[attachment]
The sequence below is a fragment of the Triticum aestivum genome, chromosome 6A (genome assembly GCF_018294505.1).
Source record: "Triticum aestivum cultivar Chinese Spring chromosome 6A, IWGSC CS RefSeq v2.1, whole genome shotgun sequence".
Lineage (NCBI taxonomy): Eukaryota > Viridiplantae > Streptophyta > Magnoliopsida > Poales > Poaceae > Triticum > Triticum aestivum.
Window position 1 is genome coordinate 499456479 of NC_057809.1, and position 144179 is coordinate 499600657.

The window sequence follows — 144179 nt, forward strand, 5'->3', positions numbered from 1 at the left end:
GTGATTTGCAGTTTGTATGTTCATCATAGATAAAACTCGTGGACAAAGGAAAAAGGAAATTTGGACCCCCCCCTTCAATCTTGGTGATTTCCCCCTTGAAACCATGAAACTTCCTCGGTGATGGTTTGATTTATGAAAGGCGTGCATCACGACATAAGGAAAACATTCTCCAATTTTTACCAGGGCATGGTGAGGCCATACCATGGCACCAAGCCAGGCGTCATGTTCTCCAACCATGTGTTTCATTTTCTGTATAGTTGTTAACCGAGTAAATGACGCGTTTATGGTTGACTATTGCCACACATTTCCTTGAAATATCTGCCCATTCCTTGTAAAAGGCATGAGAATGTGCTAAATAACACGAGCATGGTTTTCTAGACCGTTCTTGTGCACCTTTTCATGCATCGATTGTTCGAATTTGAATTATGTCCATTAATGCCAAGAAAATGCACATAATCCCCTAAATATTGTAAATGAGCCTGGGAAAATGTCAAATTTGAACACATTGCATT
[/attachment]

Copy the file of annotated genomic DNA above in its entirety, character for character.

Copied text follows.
The sequence below is a fragment of the Triticum aestivum genome, chromosome 6A (genome assembly GCF_018294505.1).
Source record: "Triticum aestivum cultivar Chinese Spring chromosome 6A, IWGSC CS RefSeq v2.1, whole genome shotgun sequence".
Lineage (NCBI taxonomy): Eukaryota > Viridiplantae > Streptophyta > Magnoliopsida > Poales > Poaceae > Triticum > Triticum aestivum.
Window position 1 is genome coordinate 499456479 of NC_057809.1, and position 144179 is coordinate 499600657.

The window sequence follows — 144179 nt, forward strand, 5'->3', positions numbered from 1 at the left end:
GTGATTTGCAGTTTGTATGTTCATCATAGATAAAACTCGTGGACAAAGGAAAAAGGAAATTTGGACCCCCCCCTTCAATCTTGGTGATTTCCCCCTTGAAACCATGAAACTTCCTCGGTGATGGTTTGATTTATGAAAGGCGTGCATCACGACATAAGGAAAACATTCTCCAATTTTTACCAGGGCATGGTGAGGCCATACCATGGCACCAAGCCAGGCGTCATGTTCTCCAACCATGTGTTTCATTTTCTGTATAGTTGTTAACCGAGTAAATGACGCGTTTATGGTTGACTATTGCCACACATTTCCTTGAAATATCTGCCCATTCCTTGTAAAAGGCATGAGAATGTGCTAAATAACACGAGCATGGTTTTCTAGACCGTTCTTGTGCACCTTTTCATGCATCGATTGTTCGAATTTGAATTATGTCCATTAATGCCAAGAAAATGCACATAATCCCCTAAATATTGTAAATGAGCCTGGGAAAATGTCAAATTTGAACACATTGCATT